It’s the Emotional Intelligence in the programmer virtues. When you start thinking of the way you work with others to deliver software, the other virtues kick in. Given that we are lazy, we want to deliver software features as quickly as possible with the minimum amount of work. We are impatient to deliver great software and move on to the next business feature without all that re-work in between. We have hubris about how we work together as a team: not just our software development process, or the tools that enable it, but our culture too.

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Theory and practice

February 25, 2007

James Dobson has a good post on compassion in agile transformations. Here was my comment.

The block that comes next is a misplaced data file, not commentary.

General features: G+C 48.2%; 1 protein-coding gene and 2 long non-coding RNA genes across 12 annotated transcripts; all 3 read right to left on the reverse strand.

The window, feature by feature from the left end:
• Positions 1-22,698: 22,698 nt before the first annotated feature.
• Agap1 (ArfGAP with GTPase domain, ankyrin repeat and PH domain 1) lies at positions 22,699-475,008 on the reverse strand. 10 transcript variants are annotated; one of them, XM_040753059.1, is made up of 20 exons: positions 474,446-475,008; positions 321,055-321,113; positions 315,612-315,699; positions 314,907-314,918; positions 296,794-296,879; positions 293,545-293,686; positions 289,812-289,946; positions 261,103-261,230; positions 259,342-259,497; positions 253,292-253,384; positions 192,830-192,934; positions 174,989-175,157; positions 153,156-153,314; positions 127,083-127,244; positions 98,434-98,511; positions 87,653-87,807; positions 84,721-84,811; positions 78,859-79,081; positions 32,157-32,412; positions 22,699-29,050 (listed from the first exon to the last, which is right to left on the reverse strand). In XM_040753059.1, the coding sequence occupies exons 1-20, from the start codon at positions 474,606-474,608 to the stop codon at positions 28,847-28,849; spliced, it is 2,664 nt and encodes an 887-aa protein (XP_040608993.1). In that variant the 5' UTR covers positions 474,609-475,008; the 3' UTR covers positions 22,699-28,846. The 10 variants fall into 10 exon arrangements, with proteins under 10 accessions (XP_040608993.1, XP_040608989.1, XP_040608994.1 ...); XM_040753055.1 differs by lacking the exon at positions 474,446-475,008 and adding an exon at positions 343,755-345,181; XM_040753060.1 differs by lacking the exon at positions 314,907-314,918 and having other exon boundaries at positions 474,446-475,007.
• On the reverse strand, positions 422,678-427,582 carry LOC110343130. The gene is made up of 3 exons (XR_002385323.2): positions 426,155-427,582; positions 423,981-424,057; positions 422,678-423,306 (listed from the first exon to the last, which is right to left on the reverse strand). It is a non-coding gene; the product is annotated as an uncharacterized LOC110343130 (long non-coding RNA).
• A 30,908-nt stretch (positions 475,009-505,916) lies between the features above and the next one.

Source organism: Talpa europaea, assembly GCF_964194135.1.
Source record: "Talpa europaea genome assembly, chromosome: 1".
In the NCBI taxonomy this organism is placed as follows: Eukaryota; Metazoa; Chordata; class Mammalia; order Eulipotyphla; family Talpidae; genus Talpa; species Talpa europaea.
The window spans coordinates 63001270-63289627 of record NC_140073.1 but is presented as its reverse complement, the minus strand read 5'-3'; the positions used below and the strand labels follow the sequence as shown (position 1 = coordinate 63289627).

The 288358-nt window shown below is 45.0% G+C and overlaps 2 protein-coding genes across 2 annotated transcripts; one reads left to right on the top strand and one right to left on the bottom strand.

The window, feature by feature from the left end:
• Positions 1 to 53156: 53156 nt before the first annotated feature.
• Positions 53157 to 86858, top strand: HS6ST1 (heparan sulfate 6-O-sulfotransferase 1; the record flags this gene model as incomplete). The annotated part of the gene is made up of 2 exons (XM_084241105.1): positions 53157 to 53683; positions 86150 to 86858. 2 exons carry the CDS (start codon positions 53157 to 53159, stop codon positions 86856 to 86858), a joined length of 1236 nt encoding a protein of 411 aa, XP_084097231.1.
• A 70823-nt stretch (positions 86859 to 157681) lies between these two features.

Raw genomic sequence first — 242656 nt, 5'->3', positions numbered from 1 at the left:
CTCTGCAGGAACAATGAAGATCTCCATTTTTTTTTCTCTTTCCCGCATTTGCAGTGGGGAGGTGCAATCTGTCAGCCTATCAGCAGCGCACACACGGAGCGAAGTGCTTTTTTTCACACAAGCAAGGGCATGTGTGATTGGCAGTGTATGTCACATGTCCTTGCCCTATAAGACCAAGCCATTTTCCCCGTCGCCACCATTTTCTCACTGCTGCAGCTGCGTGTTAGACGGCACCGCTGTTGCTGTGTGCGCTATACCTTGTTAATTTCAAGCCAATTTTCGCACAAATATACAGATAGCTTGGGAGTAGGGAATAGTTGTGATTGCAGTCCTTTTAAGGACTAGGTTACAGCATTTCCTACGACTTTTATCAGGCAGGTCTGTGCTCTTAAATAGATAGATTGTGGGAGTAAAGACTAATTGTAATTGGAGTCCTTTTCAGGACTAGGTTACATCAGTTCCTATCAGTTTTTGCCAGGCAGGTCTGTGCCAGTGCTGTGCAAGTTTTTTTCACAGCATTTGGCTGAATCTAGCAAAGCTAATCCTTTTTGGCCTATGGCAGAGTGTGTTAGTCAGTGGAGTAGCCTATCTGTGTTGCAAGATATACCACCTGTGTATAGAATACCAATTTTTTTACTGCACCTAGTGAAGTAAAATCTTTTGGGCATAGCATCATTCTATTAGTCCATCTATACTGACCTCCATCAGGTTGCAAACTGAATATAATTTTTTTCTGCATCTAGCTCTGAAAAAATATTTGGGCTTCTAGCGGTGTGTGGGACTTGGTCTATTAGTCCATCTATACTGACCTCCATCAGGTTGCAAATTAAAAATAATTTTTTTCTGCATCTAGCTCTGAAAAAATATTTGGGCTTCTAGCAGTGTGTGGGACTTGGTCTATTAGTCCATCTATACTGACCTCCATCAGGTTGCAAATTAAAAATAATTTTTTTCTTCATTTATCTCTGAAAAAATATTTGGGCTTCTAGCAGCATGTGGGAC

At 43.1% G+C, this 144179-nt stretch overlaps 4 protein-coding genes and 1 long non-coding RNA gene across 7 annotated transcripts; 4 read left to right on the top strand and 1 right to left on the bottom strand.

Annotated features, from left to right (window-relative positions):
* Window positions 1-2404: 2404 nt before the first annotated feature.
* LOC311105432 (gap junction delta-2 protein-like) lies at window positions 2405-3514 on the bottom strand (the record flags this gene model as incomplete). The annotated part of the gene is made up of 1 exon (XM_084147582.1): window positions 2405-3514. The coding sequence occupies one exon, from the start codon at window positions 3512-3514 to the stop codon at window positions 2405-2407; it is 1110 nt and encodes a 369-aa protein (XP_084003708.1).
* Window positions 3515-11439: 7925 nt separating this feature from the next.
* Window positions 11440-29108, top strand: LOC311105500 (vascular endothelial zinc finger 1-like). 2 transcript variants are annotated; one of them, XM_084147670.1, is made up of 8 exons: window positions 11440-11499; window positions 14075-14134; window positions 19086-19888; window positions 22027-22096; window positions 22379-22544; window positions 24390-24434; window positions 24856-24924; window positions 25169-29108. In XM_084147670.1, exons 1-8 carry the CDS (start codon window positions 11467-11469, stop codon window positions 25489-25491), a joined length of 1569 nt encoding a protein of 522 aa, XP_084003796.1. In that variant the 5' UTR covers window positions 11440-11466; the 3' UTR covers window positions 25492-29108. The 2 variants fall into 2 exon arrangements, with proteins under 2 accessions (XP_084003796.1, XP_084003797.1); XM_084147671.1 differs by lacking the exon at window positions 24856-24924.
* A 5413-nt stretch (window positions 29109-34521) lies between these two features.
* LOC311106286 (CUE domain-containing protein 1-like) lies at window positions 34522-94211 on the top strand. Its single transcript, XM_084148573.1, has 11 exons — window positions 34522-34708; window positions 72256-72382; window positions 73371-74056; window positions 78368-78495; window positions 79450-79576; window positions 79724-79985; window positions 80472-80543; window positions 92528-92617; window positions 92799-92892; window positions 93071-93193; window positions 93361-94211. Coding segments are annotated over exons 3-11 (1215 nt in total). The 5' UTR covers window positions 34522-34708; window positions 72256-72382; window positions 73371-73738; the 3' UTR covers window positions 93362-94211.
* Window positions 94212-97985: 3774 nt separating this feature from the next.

Maybe it’s the humanist in me (and I mean w-a-y down inside and hard to find in me) that makes me agree that much of religion is not about high-faluting theory, but simple practice. Preaching agile to the masses can be fun, but we often forget that what people are doing right now works for them:

  • Waterfall works for the management dogmas in place right now (e.g. cost accounting)
  • Process-oriented project management (e.g. Prince 2) is a lot more effective than doing no management.
  • Focusing on local maxima like developer utilisation, or lines-of-code (excuse me while I clean my mouth out with soap) works for cost accounting driven management
  • Writing detailed plans 3 or 6 or 12 months in advance can be a lot more useful than not thinking about the future at all